This time, I went straight for the window that I had finally bought my ticket from before, but I was informed that it was impossible to get one there now, and was redirected to another window. This experience was not atypical, so at the time I thought nothing of it. At this second window, I did manage to get a ticket, and I was pleasantly surprised by how cheap it was. Turns out there was a reason.
I had bought a ticket for the so-called "general class", which is short hand for "the coach where we sell as many tickets as possible regardless of how much seating is available". Coming as I did only a few minutes before the train left, these were the only tickets still available. Moreover, the coach was as full as it was ever going to be. For the first leg of the trip (a little over an hour), I was packed in so tightly that I literally couldn’t put both feet on the floor. Moreover, in my rush to get on the train, I hadn't had time to buy a bottle of water, so I ran out just after the train started moving. After the first stop I bought a bottle and had a little more standing room, though I was still unable to sit until the last twenty minutes of the four hour trip.
Also, I believe that this was the most out of place I have ever looked anywhere in India so far, which is definitely saying something. From what I could understand with my (very limited) Hindi, the people there were quite amused at seeing a Firang on that train. I can hardly blame them. Some soreness aside, though, it was quite a fun little trip.
July 06, 2010
After four meals, five films, and 8 hours of sleep on the plane, I finally arrived in India, where I had been dreaming of coming for past two years. Although I didn’t like waiting at the Amsterdam international Airport for almost five hours for the connecting flight, the journey was alright. Some people on the plane couldn’t even watch movies as there are some technically problems, but thankfully I wasn’t the unlucky one. PHEW! On the plane, I read Mohammad Yunus’ Banker to the poor: Micro-lending and the battle against world poverty. I enjoyed this book because from his book, I could know about his personality and background, which was more than what he have achieved in poverty alleviation.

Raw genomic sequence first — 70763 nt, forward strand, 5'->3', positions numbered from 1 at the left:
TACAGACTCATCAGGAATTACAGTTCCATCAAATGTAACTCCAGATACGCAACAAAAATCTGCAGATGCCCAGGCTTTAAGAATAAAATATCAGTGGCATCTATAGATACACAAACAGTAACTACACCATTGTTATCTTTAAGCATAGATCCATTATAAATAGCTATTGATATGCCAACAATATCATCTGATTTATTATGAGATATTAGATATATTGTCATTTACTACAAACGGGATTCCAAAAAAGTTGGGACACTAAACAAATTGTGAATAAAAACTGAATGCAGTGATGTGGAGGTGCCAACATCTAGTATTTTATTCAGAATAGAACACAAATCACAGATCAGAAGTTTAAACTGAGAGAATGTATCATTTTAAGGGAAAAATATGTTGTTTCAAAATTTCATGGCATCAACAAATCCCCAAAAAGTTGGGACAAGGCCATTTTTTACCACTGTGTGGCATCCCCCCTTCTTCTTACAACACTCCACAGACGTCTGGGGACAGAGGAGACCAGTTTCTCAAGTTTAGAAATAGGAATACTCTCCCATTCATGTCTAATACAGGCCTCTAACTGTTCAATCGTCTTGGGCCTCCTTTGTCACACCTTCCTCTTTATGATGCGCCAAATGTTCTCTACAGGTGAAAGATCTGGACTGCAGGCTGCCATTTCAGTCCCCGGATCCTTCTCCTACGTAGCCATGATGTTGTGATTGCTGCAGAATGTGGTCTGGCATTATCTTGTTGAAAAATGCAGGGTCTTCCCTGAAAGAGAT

It wasn’t all easy for him to establish the Grameen Bank and he wasn’t very knowledge in banking system like professional bankers. But his passion and dedication worked him through to what he has accomplished so far in poverty alleviation. The fact that how he is an ordinary person, nor a brilliant banker or one of richest people in Bangladesh, inspired me even more to be passionate on the issues of poverty and assured my reasons to be in India. A few people asked me on the plane and at the airport, “What brings you to India?” Although many think it’s so cool that I’m going to India and a donor of the Center of South Asian Studies kindly granted me $3000 for this wonderful opportunity, some of my friends repeatedly tell me how they don’t understand why I would go to India. Dangerous, dirty, and poor. That’s what they have in their mind when they think of developing countries. But I see them quite differently. In those countries, I see courageous, hopeful, innocent people with a lot of potential in themselves.
South Korea was one of the poorest countries, incompatibly poorer than other developing countries, just sixty years ago in 1950s. However, it is now the 11st richest countries with the world's largest shipping industry and everybody knows many Korea companies like Samsung and LG. How could this happen? How this “Miracle of Han River” happened? Are Koreans just supermen? Do we (Koreans) have some special abilities that others in other developing countries do not have? I don’t think so at all. The only thing we were left with after the bloody war was passion, and this made it possible like a quote says, "a strong passion for any object will ensure success..." Although many people suffered, somewhat the government successfully mobilized the economy and people to bring the country back together. This miracle can happen again. Korea, Taiwan, China, Singapore. A number of countries has done it, and this also can happen in India, too, in a greater scale than any other countries. There should be a change that can mobilize and stimulate despaired people to live more hopeful life. This cannot be done by themselves, but can be done by some dedicated educated people like Professor Yunus and his student like they have done with innovative Granmeen system of microfinance.